Context. Circumstellar disks and self-luminous giant exoplanets or companion brown dwarfs can be characterized through direct-imaging polarimetry at near-infrared wavelengths. SPHERE/IRDIS at the Very Large Telescope has the capabilities to perform such measurements, but uncalibrated instrumental polarization effects limit the attainable polarimetric accuracy. Aims. We aim to characterize and correct the instrumental polarization effects of the complete optical system, that is, the telescope and SPHERE/IRDIS. Methods. We created a detailed Mueller matrix model in the broadband filters Y, J, H, and Ks and calibrated the model using measurements with SPHERE's internal light source and observations of two unpolarized stars. We developed a data-reduction method that uses the model to correct for the instrumental polarization effects, and applied it to observations of the circumstellar disk of T Cha. Results. The instrumental polarization is almost exclusively produced by the telescope and SPHERE's first mirror and varies with telescope altitude angle. The crosstalk primarily originates from the image derotator (K-mirror). At some orientations, the derotator causes severe loss of signal (> 90% loss in the H- and Ks-band) and strongly offsets the angle of linear polarization. With our correction method we reach, in all filters, a total polarimetric accuracy of ≲ 0.1% in the degree of linear polarization and an accuracy of a few degrees in angle of linear polarization. Conclusions. The correction method enables us to accurately measure the polarized intensity and angle of linear polarization of circumstellar disks, and is a vital tool for detecting spatially unresolved (inner) disks and measuring the polarization of substellar companions. We have incorporated the correction method in a highly-automated end-to-end data-reduction pipeline called IRDAP, which we made publicly available online.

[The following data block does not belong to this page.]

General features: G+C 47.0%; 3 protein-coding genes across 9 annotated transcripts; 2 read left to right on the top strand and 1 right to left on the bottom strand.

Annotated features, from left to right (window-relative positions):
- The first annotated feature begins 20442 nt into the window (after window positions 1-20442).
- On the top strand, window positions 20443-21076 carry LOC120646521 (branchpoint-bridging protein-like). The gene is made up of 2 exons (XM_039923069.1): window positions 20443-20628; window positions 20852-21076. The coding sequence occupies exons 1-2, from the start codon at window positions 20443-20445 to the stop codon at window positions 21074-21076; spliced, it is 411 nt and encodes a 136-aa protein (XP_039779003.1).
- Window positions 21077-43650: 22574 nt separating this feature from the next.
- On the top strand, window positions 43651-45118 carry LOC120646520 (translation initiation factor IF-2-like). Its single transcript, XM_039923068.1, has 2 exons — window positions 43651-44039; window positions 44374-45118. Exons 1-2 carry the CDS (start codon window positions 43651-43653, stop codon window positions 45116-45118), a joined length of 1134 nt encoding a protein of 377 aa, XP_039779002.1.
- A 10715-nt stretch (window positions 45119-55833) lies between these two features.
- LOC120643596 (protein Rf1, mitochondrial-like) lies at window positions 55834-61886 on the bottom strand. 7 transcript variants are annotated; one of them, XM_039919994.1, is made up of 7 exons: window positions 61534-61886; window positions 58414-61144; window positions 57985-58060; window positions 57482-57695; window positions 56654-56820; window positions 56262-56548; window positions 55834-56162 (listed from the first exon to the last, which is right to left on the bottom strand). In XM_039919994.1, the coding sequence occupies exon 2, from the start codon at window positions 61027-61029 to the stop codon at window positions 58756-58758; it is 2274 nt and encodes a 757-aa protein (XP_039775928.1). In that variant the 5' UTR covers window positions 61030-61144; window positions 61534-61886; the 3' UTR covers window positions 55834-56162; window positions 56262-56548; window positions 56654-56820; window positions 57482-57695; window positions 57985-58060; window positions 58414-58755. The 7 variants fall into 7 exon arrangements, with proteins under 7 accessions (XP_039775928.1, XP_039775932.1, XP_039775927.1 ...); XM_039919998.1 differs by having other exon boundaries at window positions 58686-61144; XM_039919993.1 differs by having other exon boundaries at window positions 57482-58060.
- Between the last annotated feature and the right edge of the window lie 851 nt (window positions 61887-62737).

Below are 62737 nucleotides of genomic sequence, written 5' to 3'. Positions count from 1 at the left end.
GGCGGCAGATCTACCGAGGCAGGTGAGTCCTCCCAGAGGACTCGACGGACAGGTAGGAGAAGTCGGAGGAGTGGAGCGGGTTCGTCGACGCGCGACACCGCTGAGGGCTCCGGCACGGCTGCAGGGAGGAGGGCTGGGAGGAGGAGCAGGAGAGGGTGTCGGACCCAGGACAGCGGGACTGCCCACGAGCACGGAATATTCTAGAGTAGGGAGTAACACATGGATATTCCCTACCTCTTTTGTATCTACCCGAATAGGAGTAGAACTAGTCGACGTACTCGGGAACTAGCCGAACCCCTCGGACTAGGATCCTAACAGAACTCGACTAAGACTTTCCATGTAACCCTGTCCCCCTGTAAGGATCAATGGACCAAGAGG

- Methods: observational
- Protoplanetary disks
- Techniques: high angular resolution
- Techniques: image processing
- Techniques: polarimetric